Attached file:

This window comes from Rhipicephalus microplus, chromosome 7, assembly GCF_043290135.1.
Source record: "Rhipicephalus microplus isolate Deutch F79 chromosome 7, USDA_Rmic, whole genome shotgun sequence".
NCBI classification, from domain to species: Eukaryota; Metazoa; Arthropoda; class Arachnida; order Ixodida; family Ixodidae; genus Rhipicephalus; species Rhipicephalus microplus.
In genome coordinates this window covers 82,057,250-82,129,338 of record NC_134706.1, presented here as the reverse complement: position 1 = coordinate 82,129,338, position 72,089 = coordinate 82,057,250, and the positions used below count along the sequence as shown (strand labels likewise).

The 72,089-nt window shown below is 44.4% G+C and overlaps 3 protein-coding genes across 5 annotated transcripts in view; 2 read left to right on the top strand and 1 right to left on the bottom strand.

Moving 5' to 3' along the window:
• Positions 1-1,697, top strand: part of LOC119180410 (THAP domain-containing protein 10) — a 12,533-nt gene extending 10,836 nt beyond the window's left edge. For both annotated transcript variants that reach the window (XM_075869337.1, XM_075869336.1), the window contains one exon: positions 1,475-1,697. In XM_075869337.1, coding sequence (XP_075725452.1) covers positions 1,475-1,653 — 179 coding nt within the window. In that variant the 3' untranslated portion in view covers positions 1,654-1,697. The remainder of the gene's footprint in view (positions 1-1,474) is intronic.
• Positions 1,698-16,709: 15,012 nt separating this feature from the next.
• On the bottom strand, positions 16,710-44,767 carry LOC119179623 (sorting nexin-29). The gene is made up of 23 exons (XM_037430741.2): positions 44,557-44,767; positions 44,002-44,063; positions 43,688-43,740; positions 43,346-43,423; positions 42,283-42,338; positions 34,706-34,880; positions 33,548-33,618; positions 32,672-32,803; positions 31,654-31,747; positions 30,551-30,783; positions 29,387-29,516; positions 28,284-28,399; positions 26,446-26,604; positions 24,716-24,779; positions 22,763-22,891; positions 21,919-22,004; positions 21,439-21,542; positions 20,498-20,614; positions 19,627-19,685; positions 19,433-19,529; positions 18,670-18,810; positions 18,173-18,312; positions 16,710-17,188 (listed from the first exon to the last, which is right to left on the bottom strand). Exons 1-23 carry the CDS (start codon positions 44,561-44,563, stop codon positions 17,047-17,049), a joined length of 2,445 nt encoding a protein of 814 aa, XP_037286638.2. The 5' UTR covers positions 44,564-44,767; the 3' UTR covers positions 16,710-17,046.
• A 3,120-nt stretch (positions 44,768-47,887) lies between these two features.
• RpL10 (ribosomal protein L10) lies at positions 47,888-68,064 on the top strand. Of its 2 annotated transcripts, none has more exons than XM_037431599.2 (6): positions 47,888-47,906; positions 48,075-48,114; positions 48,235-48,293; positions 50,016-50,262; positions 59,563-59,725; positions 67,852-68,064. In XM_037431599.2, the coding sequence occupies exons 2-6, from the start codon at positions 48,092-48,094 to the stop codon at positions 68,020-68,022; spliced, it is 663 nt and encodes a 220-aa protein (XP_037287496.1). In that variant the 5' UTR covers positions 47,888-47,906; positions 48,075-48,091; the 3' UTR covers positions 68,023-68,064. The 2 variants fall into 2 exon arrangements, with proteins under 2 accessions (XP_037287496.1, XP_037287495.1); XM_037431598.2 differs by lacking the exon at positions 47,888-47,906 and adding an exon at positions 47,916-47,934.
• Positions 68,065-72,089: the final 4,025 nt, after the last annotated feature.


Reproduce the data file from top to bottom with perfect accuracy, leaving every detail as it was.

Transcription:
This window comes from Rhipicephalus microplus, chromosome 7, assembly GCF_043290135.1.
Source record: "Rhipicephalus microplus isolate Deutch F79 chromosome 7, USDA_Rmic, whole genome shotgun sequence".
NCBI classification, from domain to species: Eukaryota; Metazoa; Arthropoda; class Arachnida; order Ixodida; family Ixodidae; genus Rhipicephalus; species Rhipicephalus microplus.
In genome coordinates this window covers 82,057,250-82,129,338 of record NC_134706.1, presented here as the reverse complement: position 1 = coordinate 82,129,338, position 72,089 = coordinate 82,057,250, and the positions used below count along the sequence as shown (strand labels likewise).

The 72,089-nt window shown below is 44.4% G+C and overlaps 3 protein-coding genes across 5 annotated transcripts in view; 2 read left to right on the top strand and 1 right to left on the bottom strand.

Moving 5' to 3' along the window:
• Positions 1-1,697, top strand: part of LOC119180410 (THAP domain-containing protein 10) — a 12,533-nt gene extending 10,836 nt beyond the window's left edge. For both annotated transcript variants that reach the window (XM_075869337.1, XM_075869336.1), the window contains one exon: positions 1,475-1,697. In XM_075869337.1, coding sequence (XP_075725452.1) covers positions 1,475-1,653 — 179 coding nt within the window. In that variant the 3' untranslated portion in view covers positions 1,654-1,697. The remainder of the gene's footprint in view (positions 1-1,474) is intronic.
• Positions 1,698-16,709: 15,012 nt separating this feature from the next.
• On the bottom strand, positions 16,710-44,767 carry LOC119179623 (sorting nexin-29). The gene is made up of 23 exons (XM_037430741.2): positions 44,557-44,767; positions 44,002-44,063; positions 43,688-43,740; positions 43,346-43,423; positions 42,283-42,338; positions 34,706-34,880; positions 33,548-33,618; positions 32,672-32,803; positions 31,654-31,747; positions 30,551-30,783; positions 29,387-29,516; positions 28,284-28,399; positions 26,446-26,604; positions 24,716-24,779; positions 22,763-22,891; positions 21,919-22,004; positions 21,439-21,542; positions 20,498-20,614; positions 19,627-19,685; positions 19,433-19,529; positions 18,670-18,810; positions 18,173-18,312; positions 16,710-17,188 (listed from the first exon to the last, which is right to left on the bottom strand). Exons 1-23 carry the CDS (start codon positions 44,561-44,563, stop codon positions 17,047-17,049), a joined length of 2,445 nt encoding a protein of 814 aa, XP_037286638.2. The 5' UTR covers positions 44,564-44,767; the 3' UTR covers positions 16,710-17,046.
• A 3,120-nt stretch (positions 44,768-47,887) lies between these two features.
• RpL10 (ribosomal protein L10) lies at positions 47,888-68,064 on the top strand. Of its 2 annotated transcripts, none has more exons than XM_037431599.2 (6): positions 47,888-47,906; positions 48,075-48,114; positions 48,235-48,293; positions 50,016-50,262; positions 59,563-59,725; positions 67,852-68,064. In XM_037431599.2, the coding sequence occupies exons 2-6, from the start codon at positions 48,092-48,094 to the stop codon at positions 68,020-68,022; spliced, it is 663 nt and encodes a 220-aa protein (XP_037287496.1). In that variant the 5' UTR covers positions 47,888-47,906; positions 48,075-48,091; the 3' UTR covers positions 68,023-68,064. The 2 variants fall into 2 exon arrangements, with proteins under 2 accessions (XP_037287496.1, XP_037287495.1); XM_037431598.2 differs by lacking the exon at positions 47,888-47,906 and adding an exon at positions 47,916-47,934.
• Positions 68,065-72,089: the final 4,025 nt, after the last annotated feature.